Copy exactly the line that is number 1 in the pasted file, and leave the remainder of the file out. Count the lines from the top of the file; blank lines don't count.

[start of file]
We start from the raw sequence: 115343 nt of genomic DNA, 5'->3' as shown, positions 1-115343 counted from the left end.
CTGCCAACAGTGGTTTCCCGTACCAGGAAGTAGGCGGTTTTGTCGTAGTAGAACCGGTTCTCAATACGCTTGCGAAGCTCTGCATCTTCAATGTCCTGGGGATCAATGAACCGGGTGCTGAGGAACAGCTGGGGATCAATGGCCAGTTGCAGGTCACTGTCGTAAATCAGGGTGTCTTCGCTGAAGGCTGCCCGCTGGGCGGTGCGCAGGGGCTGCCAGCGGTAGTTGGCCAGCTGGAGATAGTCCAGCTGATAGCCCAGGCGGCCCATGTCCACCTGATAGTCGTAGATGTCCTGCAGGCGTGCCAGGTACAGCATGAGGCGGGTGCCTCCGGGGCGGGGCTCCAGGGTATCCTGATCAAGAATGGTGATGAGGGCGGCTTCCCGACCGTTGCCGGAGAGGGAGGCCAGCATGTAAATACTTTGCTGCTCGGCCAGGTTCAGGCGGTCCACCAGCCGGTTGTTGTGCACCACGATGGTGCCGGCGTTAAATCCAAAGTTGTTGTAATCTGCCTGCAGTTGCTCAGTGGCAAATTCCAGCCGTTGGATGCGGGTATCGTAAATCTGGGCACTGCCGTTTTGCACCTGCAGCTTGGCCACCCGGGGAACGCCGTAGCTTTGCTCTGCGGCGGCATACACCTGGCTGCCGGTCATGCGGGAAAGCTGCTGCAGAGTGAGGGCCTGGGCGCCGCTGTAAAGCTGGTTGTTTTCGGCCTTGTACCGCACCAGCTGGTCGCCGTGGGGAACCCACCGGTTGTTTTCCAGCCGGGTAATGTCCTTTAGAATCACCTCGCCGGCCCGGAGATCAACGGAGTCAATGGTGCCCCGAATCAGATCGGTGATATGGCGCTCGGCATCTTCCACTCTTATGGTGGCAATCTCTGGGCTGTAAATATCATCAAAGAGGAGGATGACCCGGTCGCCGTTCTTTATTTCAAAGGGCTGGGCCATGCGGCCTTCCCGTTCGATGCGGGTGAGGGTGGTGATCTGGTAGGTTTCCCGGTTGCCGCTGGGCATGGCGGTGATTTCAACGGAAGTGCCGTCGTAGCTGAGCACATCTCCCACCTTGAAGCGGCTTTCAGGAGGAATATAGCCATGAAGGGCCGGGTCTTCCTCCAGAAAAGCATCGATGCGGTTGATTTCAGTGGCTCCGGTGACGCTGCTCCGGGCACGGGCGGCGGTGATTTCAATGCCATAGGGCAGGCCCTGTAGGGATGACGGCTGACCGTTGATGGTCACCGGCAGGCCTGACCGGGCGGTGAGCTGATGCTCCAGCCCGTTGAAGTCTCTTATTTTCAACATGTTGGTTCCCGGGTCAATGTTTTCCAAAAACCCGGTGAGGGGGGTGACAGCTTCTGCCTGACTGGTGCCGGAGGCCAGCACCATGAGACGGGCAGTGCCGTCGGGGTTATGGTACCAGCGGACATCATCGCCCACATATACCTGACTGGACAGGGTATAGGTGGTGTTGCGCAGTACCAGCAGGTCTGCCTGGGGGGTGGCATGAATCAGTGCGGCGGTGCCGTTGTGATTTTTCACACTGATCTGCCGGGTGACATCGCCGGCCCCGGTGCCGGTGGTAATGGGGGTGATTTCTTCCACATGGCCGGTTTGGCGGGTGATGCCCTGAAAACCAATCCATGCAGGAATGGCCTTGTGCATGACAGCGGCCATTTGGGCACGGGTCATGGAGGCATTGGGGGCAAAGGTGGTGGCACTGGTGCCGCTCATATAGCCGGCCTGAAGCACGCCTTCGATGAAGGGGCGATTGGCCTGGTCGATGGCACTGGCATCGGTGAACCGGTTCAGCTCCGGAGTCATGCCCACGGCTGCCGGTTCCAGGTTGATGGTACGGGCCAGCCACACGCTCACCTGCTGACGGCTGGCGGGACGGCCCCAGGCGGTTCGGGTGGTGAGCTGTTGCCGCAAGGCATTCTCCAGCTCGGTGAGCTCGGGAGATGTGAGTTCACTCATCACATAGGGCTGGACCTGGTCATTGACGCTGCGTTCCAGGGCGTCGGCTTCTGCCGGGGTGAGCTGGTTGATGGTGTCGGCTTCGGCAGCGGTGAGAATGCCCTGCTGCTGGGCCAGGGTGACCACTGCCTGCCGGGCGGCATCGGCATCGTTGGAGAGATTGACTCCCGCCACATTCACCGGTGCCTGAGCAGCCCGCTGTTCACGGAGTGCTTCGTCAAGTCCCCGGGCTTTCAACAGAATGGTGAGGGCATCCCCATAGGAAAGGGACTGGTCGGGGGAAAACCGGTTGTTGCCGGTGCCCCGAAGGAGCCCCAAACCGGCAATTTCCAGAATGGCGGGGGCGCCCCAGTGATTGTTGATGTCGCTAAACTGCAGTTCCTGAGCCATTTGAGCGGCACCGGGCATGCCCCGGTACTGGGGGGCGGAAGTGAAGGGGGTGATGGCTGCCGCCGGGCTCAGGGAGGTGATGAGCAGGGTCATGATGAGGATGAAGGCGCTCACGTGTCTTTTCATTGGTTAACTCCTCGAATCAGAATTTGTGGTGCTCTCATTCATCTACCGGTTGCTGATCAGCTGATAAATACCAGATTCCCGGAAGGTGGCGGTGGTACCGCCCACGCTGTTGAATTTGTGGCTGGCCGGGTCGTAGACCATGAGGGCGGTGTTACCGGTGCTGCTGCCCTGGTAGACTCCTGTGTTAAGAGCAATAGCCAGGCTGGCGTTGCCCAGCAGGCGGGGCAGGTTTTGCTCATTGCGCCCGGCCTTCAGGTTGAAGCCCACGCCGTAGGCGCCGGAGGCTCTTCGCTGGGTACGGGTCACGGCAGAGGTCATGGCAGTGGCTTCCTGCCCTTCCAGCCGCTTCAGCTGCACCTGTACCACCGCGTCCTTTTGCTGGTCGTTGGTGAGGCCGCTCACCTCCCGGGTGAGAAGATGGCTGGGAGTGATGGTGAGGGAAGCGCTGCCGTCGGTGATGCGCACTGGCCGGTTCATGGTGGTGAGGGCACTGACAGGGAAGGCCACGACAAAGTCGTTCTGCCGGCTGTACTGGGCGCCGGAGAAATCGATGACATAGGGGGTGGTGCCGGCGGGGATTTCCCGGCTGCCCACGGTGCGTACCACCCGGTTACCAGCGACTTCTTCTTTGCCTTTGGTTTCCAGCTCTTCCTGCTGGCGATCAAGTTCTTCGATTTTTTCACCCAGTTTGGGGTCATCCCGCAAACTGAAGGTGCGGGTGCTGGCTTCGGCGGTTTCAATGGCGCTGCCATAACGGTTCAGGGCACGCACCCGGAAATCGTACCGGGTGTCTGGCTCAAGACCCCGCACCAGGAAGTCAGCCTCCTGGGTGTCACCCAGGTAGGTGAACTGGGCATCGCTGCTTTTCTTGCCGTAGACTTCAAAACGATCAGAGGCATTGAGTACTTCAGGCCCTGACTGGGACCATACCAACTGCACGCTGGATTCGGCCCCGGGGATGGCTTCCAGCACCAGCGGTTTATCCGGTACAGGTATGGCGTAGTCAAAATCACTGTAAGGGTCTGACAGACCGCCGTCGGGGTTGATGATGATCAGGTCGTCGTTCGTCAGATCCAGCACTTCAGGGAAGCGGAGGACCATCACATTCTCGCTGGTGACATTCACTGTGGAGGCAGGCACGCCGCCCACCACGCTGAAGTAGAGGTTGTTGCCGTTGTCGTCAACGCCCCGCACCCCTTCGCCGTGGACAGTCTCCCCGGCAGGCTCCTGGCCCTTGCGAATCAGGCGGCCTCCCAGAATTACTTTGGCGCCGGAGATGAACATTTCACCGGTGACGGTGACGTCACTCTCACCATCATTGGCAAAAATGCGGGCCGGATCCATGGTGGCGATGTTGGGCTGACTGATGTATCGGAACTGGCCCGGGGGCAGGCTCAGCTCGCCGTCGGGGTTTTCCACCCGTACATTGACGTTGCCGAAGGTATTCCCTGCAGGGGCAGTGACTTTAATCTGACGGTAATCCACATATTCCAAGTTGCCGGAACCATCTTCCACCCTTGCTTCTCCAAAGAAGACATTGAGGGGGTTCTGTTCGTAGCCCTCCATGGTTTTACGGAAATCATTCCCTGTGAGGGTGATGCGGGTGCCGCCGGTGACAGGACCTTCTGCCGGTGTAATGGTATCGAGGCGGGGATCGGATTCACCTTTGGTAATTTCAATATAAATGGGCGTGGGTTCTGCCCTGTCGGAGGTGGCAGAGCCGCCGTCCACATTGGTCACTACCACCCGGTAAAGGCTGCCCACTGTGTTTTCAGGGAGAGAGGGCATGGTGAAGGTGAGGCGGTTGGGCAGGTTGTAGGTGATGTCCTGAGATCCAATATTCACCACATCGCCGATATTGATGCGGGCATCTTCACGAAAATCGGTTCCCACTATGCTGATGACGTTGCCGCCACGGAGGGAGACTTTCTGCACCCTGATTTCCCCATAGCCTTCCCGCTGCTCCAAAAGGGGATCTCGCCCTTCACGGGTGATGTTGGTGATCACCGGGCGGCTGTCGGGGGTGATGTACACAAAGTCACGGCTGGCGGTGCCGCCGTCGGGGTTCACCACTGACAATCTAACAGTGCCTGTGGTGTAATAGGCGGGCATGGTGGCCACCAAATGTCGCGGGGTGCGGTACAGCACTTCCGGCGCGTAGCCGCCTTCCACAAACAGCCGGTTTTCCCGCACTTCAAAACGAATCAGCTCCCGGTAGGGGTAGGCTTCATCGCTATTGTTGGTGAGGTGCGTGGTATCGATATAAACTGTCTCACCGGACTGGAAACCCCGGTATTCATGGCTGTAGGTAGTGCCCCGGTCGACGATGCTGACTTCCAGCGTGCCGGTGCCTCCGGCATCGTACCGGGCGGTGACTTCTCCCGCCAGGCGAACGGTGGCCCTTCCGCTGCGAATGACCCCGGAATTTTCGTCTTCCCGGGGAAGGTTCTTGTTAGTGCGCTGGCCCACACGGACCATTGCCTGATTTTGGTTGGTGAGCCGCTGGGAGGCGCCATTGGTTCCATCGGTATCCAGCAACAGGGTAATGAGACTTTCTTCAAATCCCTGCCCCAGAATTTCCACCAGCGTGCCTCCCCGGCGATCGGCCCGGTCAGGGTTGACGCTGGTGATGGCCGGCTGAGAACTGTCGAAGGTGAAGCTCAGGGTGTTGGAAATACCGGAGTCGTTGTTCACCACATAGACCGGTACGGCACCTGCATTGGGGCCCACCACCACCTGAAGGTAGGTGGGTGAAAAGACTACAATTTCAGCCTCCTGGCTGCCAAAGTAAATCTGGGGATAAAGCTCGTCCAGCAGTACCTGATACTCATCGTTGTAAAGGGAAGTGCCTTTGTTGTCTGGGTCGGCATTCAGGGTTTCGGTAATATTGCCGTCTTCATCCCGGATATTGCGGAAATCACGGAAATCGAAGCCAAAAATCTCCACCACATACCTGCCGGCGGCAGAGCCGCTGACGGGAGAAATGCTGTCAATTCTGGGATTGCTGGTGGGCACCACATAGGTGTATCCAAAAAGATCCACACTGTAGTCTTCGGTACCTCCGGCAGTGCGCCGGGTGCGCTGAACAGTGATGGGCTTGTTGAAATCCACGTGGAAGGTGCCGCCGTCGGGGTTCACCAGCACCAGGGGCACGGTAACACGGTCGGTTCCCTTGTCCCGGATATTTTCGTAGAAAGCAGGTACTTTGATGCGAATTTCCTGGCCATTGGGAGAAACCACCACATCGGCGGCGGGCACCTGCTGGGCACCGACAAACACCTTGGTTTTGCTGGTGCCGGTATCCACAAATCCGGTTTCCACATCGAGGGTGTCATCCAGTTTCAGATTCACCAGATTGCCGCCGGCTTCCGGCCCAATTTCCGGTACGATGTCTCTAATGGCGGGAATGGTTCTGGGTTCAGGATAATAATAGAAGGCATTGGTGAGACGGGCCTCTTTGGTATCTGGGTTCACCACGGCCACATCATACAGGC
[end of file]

We start from the raw sequence: 115343 nt of genomic DNA, 5'->3' as shown, positions 1-115343 counted from the left end.